The leaps in my post the other day from the Turkish influence on Mozart’s music, to Beethoven and the German playwright Kotzebue, and then to Jane Austen’s Mansfield Park, caused me to re-read that novel. I think it is the least enjoyable of her small set, but it does have, at its core, the developing sexual relationships of five young people that could be the basis for a modern television series.
I’d set it out like this. Family A has two sisters, Maria and Julia, a brother, Edmund, and a cousin, Fanny. Family B has a brother and sister, Henry and Mary, who are new arrivals. Apart from Fanny, they are all well off, and live in two houses close to each other. Maria is already engaged to someone else. Henry decides to flirt with the two sisters, who are most willing to be flirted with. Mary is attracted to the brother, who thinks she is gorgeous. There is a problem, however, since Edmund is about to become a clergyman, and Mary is a worldly young woman who doesn’t find the prospect of being married to a clergyman at all attractive.
Fanny is the observer of what happens, which is that in the long absence of the the father of Family A the young people engage in amateur theatricals that to a degree prefigure, and bring on, their various attractions to one another. Julia is furious because her sister already has a man, and she feels that Henry should be paying proper attention to her, not to Maria. Maria, for her part, finds Henry much more attractive than the man to whom she is engaged, since he has nothing to recommend him but a stack of money. Mary and Edmund rehearse their parts, which are those of lovers. The return of the stern father ends Act One, before anything much happens, though it gets pretty close.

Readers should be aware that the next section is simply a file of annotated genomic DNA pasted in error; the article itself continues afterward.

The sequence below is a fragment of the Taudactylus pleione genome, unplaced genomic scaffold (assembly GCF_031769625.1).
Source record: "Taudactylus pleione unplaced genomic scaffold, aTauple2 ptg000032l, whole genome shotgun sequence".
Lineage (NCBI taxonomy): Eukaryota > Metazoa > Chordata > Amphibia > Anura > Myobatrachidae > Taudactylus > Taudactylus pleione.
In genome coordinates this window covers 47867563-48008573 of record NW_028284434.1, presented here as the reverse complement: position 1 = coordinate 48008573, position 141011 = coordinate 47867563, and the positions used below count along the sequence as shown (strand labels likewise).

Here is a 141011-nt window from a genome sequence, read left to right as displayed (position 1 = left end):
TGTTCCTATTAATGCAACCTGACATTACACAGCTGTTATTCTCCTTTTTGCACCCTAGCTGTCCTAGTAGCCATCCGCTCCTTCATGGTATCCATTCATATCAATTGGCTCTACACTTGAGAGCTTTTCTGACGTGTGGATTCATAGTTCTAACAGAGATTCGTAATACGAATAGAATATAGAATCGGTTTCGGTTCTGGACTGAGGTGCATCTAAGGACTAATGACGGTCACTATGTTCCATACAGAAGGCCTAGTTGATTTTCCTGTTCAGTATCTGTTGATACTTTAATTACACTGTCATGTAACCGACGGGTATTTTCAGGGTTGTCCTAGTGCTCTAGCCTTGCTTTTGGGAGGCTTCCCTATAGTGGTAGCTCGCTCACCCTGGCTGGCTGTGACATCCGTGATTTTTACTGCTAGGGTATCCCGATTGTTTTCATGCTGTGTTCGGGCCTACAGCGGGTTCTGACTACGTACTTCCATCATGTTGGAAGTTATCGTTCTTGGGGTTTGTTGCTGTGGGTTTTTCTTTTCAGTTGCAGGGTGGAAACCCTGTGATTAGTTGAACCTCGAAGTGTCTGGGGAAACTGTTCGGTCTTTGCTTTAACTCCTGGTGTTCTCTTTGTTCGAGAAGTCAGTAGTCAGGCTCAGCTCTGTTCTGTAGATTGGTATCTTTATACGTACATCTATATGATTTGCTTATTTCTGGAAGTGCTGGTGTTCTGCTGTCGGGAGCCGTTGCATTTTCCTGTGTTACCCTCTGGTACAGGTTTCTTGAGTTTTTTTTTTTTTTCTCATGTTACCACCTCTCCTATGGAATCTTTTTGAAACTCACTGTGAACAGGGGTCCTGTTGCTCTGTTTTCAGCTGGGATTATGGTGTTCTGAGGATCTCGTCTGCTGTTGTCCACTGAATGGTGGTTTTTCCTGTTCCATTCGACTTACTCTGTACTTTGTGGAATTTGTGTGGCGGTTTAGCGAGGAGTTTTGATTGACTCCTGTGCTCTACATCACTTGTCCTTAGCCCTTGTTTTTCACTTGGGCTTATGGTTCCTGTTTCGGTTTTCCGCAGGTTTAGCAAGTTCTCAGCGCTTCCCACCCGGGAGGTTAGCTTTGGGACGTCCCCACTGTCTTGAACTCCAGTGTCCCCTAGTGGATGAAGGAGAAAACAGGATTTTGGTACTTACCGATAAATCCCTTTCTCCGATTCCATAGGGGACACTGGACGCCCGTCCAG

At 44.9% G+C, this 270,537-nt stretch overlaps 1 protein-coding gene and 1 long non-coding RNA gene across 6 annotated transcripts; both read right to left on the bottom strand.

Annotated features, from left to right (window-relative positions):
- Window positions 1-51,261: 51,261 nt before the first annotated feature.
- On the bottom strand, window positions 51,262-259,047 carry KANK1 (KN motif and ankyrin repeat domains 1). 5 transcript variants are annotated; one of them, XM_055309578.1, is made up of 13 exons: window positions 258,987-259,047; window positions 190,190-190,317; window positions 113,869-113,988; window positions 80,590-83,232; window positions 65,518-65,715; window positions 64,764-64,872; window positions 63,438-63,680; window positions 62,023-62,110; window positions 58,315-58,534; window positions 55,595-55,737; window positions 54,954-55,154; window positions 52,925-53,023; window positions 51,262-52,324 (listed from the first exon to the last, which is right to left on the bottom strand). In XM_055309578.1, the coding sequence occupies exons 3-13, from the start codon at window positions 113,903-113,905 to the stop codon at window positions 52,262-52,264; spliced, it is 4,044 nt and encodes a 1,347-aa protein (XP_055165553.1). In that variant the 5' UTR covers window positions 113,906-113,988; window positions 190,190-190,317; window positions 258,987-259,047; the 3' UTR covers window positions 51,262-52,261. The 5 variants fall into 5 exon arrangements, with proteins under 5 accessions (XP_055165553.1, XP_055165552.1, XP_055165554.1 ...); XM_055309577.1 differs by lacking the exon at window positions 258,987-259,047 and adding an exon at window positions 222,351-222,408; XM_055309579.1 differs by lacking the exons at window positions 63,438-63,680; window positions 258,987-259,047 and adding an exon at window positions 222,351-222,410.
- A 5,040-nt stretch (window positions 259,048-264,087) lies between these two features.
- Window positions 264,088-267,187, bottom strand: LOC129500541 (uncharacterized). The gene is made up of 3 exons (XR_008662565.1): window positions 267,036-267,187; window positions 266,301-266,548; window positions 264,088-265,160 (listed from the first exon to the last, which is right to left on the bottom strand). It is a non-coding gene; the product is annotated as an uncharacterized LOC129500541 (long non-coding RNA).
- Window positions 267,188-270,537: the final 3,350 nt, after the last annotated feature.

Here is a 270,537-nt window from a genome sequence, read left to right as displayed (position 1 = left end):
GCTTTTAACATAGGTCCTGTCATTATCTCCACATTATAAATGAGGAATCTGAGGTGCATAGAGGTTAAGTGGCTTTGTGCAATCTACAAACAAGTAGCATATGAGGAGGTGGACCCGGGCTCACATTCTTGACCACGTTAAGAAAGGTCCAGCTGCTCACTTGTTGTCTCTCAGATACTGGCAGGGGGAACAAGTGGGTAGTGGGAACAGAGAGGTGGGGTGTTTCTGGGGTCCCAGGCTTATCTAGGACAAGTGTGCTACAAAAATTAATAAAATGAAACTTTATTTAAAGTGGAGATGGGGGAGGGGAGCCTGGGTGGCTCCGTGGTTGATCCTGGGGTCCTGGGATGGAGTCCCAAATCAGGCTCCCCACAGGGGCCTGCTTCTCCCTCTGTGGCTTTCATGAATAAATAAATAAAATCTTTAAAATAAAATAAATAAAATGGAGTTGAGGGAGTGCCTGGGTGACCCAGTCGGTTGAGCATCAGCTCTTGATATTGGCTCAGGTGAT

Henry decides to go away for a while, which infuriates Maria, who marries and goes off on an extended honeymoon and then to other houses. Julia leaves too, which reduces the group but allows the developing relationship of Mary and Edmund to prosper, to the great but silent distress of Fanny, who has loved Edmund ever since she met him when she was ten. She becomes however, important to the stern father, and grows in beauty and self-confidence to the point where Henry, having returned, first decides to flirt with her and then, having started down that path, falls for her and wants to marry her. Fanny won’t have him, to the horror of her uncle. She has her reasons. Not only does she love her cousin, but she has seen enough of Henry to realise that he is a philanderer. Nettled by the refusal, Henry becomes even more determined, decides to reform his way of living and to win her on his own merits as a new-look good guy.